The target of rapamycin complex 1 (TORC1) plays a central role in controlling eukaryotic cell growth by fine-tuning anabolic and catabolic processes to the nutritional status of organisms and individual cells. Amino acids represent essential and primordial signals that modulate TORC1 activity through the conserved Rag family GTPases. These assemble, as part of larger lysosomal/vacuolar membrane-associated complexes, into heterodimeric sub-complexes, which typically comprise two paralogous Rag GTPases of opposite GTP-/GDP-loading status. The TORC1-stimulating/inhibiting states of these heterodimers are controlled by various guanine nucleotide exchange factor (GEF) and GTPase-activating protein (GAP) complexes, which are remarkably conserved in various eukaryotic model systems. Among the latter, the budding yeast Saccharomyces cerevisiae has been instrumental for the elucidation of basic aspects of Rag GTPase regulation and function. Here, we discuss the current state of the respective research, focusing on the major unsolved issues regarding the architecture, regulation, and function of the Rag GTPase containing complexes in yeast. Decoding these mysteries will undoubtedly further shape our understanding of the conserved and divergent principles of nutrient signaling in eukaryotes.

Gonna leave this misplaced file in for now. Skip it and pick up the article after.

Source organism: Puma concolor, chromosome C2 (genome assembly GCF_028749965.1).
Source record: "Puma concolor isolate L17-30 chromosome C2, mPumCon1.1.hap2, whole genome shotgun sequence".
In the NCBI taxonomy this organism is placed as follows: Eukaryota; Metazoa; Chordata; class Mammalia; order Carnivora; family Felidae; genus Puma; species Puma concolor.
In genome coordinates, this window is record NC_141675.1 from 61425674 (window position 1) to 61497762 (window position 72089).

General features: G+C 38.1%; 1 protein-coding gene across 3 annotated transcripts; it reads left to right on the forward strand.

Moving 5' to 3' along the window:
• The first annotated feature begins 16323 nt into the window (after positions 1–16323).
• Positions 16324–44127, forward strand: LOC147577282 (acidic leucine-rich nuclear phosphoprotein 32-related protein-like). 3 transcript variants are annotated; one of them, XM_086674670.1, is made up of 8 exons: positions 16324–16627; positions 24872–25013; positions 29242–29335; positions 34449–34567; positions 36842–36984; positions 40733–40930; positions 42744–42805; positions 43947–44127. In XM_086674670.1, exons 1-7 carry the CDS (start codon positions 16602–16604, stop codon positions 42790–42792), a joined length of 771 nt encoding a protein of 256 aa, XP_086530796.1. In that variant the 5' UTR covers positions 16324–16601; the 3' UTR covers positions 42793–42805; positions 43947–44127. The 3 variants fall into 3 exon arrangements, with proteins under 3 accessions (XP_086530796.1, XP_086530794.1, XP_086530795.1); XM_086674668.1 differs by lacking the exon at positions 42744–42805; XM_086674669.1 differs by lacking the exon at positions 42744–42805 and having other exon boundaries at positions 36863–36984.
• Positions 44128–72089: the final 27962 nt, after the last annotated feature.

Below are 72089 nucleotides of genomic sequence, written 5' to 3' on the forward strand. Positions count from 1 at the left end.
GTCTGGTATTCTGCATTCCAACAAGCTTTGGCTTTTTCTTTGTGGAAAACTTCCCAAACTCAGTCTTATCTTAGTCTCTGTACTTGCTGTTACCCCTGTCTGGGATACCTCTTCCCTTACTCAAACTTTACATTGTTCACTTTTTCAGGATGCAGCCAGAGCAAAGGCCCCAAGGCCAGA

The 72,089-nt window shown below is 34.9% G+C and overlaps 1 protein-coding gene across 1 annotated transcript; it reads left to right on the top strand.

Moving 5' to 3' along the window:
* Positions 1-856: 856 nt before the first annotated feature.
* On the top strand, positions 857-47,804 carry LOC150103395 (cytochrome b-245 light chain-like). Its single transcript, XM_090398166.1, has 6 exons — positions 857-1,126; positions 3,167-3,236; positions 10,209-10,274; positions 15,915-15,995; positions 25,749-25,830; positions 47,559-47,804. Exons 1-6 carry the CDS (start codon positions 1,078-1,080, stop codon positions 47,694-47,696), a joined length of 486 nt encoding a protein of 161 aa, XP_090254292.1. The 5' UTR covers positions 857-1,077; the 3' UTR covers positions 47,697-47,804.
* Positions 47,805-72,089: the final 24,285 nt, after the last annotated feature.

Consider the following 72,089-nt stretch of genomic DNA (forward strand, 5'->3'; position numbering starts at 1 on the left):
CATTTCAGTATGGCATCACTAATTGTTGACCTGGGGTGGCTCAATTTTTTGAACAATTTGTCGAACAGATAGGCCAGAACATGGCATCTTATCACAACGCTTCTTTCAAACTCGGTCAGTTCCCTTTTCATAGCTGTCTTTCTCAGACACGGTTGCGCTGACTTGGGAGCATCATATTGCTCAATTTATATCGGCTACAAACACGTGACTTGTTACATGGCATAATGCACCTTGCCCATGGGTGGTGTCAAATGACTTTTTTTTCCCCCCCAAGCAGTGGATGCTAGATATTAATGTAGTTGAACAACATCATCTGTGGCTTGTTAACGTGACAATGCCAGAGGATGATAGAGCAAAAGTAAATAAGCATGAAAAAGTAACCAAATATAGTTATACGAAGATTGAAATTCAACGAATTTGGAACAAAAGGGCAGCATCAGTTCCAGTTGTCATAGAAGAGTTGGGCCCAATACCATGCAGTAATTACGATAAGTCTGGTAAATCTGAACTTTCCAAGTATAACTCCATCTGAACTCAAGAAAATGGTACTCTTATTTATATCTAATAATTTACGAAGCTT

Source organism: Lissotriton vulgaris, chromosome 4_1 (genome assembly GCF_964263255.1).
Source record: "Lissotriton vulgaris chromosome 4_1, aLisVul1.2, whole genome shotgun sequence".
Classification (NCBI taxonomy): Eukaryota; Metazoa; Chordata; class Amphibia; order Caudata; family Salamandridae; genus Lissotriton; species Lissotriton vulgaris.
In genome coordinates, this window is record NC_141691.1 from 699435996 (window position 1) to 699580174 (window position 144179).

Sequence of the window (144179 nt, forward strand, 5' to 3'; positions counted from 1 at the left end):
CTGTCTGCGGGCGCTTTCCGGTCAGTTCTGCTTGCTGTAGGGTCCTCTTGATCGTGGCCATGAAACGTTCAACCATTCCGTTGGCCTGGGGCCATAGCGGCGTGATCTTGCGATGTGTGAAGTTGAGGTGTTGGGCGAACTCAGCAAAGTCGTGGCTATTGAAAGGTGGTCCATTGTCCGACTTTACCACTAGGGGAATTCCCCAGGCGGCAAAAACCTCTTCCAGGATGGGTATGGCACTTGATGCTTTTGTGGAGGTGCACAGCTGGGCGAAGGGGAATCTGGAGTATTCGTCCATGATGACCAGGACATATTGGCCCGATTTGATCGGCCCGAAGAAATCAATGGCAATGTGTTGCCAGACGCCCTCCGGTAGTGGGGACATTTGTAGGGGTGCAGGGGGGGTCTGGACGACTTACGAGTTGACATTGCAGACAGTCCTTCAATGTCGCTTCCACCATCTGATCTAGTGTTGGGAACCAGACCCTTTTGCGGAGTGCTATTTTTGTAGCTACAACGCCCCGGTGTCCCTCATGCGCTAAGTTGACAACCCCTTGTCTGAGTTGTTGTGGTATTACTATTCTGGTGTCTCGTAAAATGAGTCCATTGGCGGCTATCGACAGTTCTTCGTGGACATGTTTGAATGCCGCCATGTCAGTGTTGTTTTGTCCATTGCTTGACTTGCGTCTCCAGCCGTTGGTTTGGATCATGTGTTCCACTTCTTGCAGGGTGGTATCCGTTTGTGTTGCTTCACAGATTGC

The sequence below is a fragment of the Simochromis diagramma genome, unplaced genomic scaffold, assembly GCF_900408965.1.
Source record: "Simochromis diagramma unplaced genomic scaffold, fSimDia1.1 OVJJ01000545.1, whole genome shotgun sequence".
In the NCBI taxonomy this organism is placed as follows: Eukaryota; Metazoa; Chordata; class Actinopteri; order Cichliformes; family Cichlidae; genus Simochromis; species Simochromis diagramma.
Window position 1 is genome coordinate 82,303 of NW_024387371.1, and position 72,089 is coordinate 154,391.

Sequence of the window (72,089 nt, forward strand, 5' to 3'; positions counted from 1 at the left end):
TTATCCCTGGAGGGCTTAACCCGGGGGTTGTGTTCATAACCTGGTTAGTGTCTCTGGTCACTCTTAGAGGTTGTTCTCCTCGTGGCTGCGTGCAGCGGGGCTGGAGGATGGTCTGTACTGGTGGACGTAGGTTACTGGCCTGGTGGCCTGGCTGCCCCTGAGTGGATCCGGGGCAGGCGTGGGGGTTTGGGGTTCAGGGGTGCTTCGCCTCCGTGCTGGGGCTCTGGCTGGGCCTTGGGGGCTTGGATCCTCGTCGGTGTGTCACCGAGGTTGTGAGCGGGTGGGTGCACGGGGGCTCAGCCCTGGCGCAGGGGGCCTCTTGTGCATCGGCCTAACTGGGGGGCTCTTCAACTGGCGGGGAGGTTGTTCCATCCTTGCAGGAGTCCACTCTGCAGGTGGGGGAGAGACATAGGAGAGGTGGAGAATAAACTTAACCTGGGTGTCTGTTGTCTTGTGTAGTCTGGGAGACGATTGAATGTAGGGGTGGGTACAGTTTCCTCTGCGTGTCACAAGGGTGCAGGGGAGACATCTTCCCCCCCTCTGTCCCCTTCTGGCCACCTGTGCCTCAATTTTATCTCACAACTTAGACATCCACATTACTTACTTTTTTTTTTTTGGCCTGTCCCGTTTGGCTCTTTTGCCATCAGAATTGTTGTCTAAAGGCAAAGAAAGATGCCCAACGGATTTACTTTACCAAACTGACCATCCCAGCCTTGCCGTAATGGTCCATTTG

- Amino Acids/metabolism
- GTP Phosphohydrolases/metabolism
- Gene Expression Regulation, Fungal
- Saccharomyces cerevisiae/enzymology
- Saccharomyces cerevisiae Proteins/metabolism
- Signal Transduction
- Transcription Factors/metabolism